The Science in The Fiction
Contrary to many other time travel sci-fi films over the course of the decades, The Terminator has a well thought out and internally consistent view of the scientific process behind the time displacement. The film depicts naked men appearing in a flash of lightning, which represents the time displacement equipment. When questioned later by Dr. Silberman, Kyle Reese provides the basic rules to time travel in this universe: “nothing dead will go.” That is, organic tissue only, no clothes, weapons or other devices. When pressed on a supposed inaccuracy in his story about the cyborg Terminator being able to travel through, Reese angrily reminds the doctor that it is covered in organic tissue. To Silberman it seems that this man is delusional, since every aspect of his story is intricate and internally consistent, but doesn’t contain a shred of proof. From a story aspect, it’s a pretty brilliant idea for time travel.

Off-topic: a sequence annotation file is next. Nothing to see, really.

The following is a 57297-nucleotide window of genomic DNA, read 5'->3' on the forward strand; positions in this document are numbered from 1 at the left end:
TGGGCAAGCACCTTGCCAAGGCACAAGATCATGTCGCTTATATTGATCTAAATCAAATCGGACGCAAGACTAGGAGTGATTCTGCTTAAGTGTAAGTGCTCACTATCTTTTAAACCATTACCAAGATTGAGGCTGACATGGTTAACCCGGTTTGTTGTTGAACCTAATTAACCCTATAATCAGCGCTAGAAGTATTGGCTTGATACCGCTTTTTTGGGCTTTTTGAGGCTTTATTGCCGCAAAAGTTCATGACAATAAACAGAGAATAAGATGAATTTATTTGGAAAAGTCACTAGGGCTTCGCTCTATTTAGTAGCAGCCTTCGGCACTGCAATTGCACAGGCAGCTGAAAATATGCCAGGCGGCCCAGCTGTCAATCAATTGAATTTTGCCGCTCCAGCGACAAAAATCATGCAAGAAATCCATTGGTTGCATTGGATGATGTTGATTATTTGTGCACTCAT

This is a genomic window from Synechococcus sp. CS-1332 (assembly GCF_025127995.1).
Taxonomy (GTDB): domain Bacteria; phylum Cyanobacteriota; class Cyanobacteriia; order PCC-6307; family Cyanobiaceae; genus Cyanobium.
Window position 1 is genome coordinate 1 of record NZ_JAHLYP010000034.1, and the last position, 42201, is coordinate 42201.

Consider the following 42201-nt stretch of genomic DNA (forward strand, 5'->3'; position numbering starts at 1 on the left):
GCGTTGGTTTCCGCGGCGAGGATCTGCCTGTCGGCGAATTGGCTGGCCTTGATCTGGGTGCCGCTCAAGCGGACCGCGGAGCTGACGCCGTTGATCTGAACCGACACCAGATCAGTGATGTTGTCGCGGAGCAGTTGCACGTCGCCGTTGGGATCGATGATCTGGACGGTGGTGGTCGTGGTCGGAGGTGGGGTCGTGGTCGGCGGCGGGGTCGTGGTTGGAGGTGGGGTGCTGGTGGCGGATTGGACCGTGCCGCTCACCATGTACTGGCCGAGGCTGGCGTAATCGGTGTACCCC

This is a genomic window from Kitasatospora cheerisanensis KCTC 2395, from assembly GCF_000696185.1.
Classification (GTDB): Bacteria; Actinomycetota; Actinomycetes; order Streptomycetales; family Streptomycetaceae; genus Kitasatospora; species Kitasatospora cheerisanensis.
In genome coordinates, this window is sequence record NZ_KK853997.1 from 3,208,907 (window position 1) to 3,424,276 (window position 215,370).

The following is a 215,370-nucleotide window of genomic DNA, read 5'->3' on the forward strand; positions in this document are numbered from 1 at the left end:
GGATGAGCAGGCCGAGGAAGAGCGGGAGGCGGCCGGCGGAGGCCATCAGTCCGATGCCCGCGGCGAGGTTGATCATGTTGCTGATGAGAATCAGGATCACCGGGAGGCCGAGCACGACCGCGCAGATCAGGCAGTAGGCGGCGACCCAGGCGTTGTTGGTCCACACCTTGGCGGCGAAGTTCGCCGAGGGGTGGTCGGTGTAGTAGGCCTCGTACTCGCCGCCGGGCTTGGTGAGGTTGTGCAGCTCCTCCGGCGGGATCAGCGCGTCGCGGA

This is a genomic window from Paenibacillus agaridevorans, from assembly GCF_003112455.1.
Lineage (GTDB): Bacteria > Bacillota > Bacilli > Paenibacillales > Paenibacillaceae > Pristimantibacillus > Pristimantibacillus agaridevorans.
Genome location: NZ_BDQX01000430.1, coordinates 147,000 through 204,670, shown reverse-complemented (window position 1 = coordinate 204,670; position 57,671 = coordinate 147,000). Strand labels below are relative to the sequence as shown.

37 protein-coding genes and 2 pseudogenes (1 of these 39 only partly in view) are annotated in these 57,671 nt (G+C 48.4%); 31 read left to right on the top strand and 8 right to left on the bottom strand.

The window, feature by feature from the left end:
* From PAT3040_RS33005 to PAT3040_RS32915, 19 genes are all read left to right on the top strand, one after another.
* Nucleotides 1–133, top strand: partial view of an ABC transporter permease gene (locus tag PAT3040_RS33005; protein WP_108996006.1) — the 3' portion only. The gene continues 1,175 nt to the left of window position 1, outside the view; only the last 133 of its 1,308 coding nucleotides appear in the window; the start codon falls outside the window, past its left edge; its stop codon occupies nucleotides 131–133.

Historically the time traveler is the one that built the machine (as with HG Wells and his Time Machine, or Richard Collier in Somewhere in Time who uses self hypnosis). Only recently did others begin traveling in time, such as the sailors in The Philadelphia Experiment, or The Final Countdown. Kyle Reese is a soldier, and has no real knowledge of the time travel equipment, which makes sense. It’s like someone being asked how their smartphone works, by someone that has never seen one before. Would you be able to explain its workings? In this case, both for story purposes and in the reality of the film, the time travel is explained just enough that viewers can find it probable, even if questions arise that are at this time unanswerable. The fact that the Terminator has “flesh” over its endoskeleton and that there is no return trip for the characters only adds to the veracity of the explanations.